(i) Opposing an argument of unpatentability relied on by the Office, or
(ii) Asserting an argument of patentability.
37 C.F.R. § 1.56(b) (2004) (emphases added). According to the PTO's notice of final rulemaking, the rule change applied to all applications pending or filed after March 16, 1992. Duty of Disclosure, 57 Fed. Reg. 2021 (Jan. 17, 1992). Thus, the new rule was applicable during the prosecution of the '405 patent, and we evaluate the materiality of the Wecolator under the standard set forth in the applicable amended rule. In doing so, we give deference to the PTO's formulation at the time an application is being prosecuted before an examiner of the standard of conduct it expects to be followed in proceedings in the Office. In light of this definition, we discern no error in the district court's finding of materiality based on its assessment that the disclosure of the Wecolator to the PTO would have precluded Bruno from advancing certain arguments in favor of patentability.
Specifically, the prosecution history shows that Bruno amended the claim that eventually issued as claim 15 “to more clearly define the novel and nonobvious attributes,” (J.A. 911), by adding a limitation that required the stairlift's swivel seat to have an off-center pivot that was proximate to the front edge of the seat. (J.A. 906). Claim 15, as issued, reads as follows:
A chairlift device comprising:
a) a rail;
b) a carriage unit housing motor means operatively engaging said rail, said carriage unit moving between first and second terminal positions on said rail;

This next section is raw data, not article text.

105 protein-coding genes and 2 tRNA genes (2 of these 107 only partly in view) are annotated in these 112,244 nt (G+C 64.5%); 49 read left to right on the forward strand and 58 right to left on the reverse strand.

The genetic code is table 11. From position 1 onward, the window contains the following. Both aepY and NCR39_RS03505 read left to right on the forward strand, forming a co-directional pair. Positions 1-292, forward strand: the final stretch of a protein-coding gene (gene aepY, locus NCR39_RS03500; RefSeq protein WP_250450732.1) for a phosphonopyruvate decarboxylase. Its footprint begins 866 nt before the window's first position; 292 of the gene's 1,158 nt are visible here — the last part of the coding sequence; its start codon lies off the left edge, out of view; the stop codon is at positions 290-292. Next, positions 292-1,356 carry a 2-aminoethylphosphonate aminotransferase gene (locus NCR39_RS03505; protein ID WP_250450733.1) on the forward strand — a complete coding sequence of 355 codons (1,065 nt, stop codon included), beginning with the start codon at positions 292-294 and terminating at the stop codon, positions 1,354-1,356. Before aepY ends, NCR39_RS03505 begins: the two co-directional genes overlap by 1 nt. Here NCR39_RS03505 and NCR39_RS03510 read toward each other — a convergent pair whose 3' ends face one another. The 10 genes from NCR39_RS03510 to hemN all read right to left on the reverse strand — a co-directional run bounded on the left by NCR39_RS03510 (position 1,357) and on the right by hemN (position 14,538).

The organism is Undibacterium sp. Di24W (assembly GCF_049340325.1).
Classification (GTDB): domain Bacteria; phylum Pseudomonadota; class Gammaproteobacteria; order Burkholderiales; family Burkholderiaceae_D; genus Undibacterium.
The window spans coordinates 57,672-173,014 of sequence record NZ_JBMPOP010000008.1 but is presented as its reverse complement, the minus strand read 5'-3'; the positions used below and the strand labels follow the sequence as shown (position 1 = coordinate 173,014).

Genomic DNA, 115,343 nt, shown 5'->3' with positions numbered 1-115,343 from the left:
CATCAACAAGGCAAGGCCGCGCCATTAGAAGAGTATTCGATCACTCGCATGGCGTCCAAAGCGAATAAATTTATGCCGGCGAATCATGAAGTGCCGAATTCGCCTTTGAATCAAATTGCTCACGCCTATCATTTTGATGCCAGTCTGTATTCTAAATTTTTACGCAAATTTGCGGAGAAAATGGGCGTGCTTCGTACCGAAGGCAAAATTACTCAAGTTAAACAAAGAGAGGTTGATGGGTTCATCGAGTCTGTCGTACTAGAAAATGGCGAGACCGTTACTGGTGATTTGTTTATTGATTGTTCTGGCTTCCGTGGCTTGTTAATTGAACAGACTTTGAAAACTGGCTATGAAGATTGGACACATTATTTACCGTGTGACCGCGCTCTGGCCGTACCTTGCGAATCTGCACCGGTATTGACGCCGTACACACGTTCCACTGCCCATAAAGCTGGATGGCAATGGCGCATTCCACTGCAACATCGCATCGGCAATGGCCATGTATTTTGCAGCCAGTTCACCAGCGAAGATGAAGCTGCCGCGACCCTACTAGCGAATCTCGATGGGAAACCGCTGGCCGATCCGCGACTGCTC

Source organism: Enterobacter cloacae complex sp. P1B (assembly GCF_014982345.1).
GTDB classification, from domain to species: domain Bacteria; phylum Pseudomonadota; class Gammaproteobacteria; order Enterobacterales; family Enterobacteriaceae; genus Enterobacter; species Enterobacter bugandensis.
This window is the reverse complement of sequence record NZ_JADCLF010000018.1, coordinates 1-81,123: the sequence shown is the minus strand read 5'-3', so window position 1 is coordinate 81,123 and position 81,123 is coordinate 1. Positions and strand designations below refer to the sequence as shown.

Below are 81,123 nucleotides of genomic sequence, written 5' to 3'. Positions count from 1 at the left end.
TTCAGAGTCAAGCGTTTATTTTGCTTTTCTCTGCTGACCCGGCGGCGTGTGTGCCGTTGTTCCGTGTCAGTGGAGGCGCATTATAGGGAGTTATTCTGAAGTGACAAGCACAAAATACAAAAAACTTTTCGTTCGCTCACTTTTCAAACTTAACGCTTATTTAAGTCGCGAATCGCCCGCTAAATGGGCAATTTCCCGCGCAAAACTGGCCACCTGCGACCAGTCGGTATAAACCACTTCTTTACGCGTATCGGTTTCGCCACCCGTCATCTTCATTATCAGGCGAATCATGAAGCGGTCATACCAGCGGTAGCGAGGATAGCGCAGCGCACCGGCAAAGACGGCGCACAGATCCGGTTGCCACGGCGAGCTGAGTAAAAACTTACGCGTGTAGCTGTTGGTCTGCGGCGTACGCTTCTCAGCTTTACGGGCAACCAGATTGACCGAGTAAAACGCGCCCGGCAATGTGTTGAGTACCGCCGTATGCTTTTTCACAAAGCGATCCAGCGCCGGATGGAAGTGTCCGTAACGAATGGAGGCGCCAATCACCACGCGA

c) a seat assembly mounted to said carriage unit, said seat assembly comprising:
i) a seat bracket having a front edge and a rear edge, a backrest being mounted at said rear edge of said bracket;
ii) a swivel tube fixed to the bottom of said seat bracket proximate to said front edge of said bracket;
iii) a swivel mounting bracket fixed to the top of said carriage unit and mounted to said carriage unit proximate to the front of said carriage unit;
iv) means for selectively locking said seat assembly in a preselected position;
wherein said swivel tube coaxially fits within said swivel mounting bracket and further wherein said swivel tube is free to rotate axially within said swivel mounting bracket.
'405 patent, col. 11, l. 22 through col. 12, l. 15 (emphases added). In patentably distinguishing the amended claim over the prior art, Bruno argued to the PTO that:
Claim  now calls for the swivel tube and mounting bracket to be mounted proximate to the front edge of the carriage unit and seat assembly. This feature provides several advantages neither taught nor suggested by the references cited by the Examiner.
․ [H]aving a front offset pivot point for the seat allows the rail and other components of the chairlift to be mounted closer to the wall of the stairway than seats having center pivot points as shown in the prior art.